DUBLIN – “The construction of Europe is an art,” former French President Jacques Chirac once said. “It is the art of the possible.” If so, then Europe’s deconstruction – or, worse, its collapse – would be a shockingly fearful and painful business.
That was the situation faced by European leaders last autumn. The euro was in serious trouble, buffeted by rumors of imminent banking collapses. Bond yields in southern Europe were rising, and a pervasive sense of apprehension and fear cloaked governments in European capitals. But political leadership was sorely lacking.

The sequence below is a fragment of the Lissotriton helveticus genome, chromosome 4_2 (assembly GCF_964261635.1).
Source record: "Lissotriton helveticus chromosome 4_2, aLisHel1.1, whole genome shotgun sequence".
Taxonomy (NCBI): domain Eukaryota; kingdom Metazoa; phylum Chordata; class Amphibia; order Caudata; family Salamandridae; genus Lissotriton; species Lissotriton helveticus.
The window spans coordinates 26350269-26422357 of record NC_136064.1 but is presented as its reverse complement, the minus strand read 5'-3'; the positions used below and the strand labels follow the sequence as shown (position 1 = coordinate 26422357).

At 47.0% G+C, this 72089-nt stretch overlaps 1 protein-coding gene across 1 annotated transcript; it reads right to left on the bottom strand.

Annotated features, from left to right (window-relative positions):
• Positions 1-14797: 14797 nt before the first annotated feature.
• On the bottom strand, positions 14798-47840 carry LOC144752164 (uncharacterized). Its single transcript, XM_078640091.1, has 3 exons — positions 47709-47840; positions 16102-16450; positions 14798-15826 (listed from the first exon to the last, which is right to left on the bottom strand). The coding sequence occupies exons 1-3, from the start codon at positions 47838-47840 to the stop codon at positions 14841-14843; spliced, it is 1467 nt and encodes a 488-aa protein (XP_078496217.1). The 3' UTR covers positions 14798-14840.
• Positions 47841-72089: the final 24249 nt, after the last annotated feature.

Finally, in December, decisive action was taken. There would be a “fiscal treaty,” which would reinforce the Stability and Growth Pact and, importantly, entail automatic sanctions to ensure that eurozone members stick to those rules. At the same time, the European Central Bank unleashed its €1 trillion ($1.3 trillion) long-term refinancing operation, which pulled the European banking system back from the brink.
These two measures were both timely and vital, creating a much-needed period of calm. In March, having agreed on the fiscal treaty, the European Council turned its attention to reviving economic growth, which will be the key to long-term fiscal sustainability.